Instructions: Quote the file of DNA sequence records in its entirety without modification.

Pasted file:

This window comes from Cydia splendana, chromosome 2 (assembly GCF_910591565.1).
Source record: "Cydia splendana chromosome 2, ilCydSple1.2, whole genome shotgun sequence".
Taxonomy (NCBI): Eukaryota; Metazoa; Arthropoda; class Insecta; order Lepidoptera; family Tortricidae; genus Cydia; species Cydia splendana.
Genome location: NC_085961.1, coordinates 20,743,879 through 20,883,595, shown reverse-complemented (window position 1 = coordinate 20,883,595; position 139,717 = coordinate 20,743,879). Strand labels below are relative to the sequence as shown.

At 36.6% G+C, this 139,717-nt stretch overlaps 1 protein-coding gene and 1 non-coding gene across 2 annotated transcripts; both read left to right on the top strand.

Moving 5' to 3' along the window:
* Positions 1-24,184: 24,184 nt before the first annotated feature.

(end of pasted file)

This window comes from Cydia splendana, chromosome 2 (assembly GCF_910591565.1).
Source record: "Cydia splendana chromosome 2, ilCydSple1.2, whole genome shotgun sequence".
Taxonomy (NCBI): Eukaryota; Metazoa; Arthropoda; class Insecta; order Lepidoptera; family Tortricidae; genus Cydia; species Cydia splendana.
Genome location: NC_085961.1, coordinates 20,743,879 through 20,883,595, shown reverse-complemented (window position 1 = coordinate 20,883,595; position 139,717 = coordinate 20,743,879). Strand labels below are relative to the sequence as shown.

At 36.6% G+C, this 139,717-nt stretch overlaps 1 protein-coding gene and 1 non-coding gene across 2 annotated transcripts; both read left to right on the top strand.

Moving 5' to 3' along the window:
* Positions 1-24,184: 24,184 nt before the first annotated feature.